Poor Jud Fry : A Different Perspective on Oklahoma!
- OnStage Editor-in-Chief
Theatre is all about perspective. Depending on how you look at a song or characters, the entire arc of the story can change. Take Grease for instance. On one side it's looked at as a fun, teenage musical about falling in love and getting through high school. On the other side it's a cautionary tale, making the statement that it's okay to succumb to peer pressure to get the boy of your dreams.
By looking at some of these shows in a different light, it allows us to look through the eyes of a different character. One musical that comes to mind is Oklahoma!
While I used to think it was about love and how a farmer and cowboy could be friends, seeing Shuler Hensley's brilliant performance as Jud, change my entire view on the piece. Hensley, who won the Olivier and Tony Awards for the role, brought out a new, more sympathetic side to the character that had not been seen before. What was to many a happy romp in the midwest, became a horror story of bullying, ignorance and death. But to understand what I'm saying, you have to look at the show from Jud's perspective:
Jud Fry is a lonely, quiet, brooding farmhand, who as far as we know, keeps to himself but all the while longs for Laurey, his employer's niece. With the box social coming up that evening Laurey, knowing full well that Jud is in love with her, asks him to accompany her to the event simply to spite a handsome suitor she's flirting with, pretty boy Curly.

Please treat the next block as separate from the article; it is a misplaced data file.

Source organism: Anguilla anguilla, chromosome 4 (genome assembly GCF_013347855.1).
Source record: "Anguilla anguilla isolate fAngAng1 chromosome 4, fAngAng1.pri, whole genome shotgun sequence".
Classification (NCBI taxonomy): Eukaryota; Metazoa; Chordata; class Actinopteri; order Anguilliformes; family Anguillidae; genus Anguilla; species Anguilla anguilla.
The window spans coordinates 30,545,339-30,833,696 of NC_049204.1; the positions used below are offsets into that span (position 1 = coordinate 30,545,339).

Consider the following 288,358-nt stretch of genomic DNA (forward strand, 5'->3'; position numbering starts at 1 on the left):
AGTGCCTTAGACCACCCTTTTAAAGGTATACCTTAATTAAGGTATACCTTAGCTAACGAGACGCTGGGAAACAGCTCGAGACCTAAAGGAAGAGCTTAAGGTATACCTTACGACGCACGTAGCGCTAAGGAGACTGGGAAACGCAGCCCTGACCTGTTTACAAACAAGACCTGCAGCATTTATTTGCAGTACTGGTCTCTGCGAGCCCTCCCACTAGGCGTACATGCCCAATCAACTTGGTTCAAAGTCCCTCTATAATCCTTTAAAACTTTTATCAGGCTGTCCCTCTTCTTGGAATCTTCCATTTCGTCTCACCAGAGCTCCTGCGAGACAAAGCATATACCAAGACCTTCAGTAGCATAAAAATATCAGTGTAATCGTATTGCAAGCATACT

Upon hearing this, Curly becomes jealous and visits the smokehouse where Jud lives. Curly begins to tell Jud how nobody cares about him and the only way he'll be respected and receive love from women, is if he kills himself. Curly sings a song which basically lays out the plan for Jud's suicide and how wonderful his funeral will be.
After Curly leaves, Jud sings "Lonely Room" which demonstrates his obsessive and lonely personality. The lyrics talk of Jud's desire to have someone, a wife of his own. He sings, "The girl that I wan't, ain't afraid of my arms, and her own soft arms keep me warm." If that's not a cry of despair, I don't know what is.
We all know what happens in Act 2.
Jud is rejected by Laurey, flies into a rage and is fired. And then almost instantly after he's rejected, Laurey is engaged the Curly, the guy who tried to convince Jud to kill himself.
Jud then gets drunk, comes back to confront Curly, gets into a fight and falls on his own knife and dies.
And to make it even more horrific, the townspeople quickly form a kangaroo court and decide quickly that Curly isn't to blame for Jud's death and then they all sing about the joy of living in their home state. Curtain.
The tragic point that's missed about this is that nothing probably would have happened to Jud, had Curly and Laurey left him be. Everything that Jud does is in reaction to what Curly imposes on him. Through bullying and ignorance of mental illness, Jud lashed out violently and ended up dead. He becomes and established villain without ever doing anything villainous to begin with.
I don't expect most people to notice this or schools to think about this before they perform it, but if they did, I wonder if it would be performed as much as it is.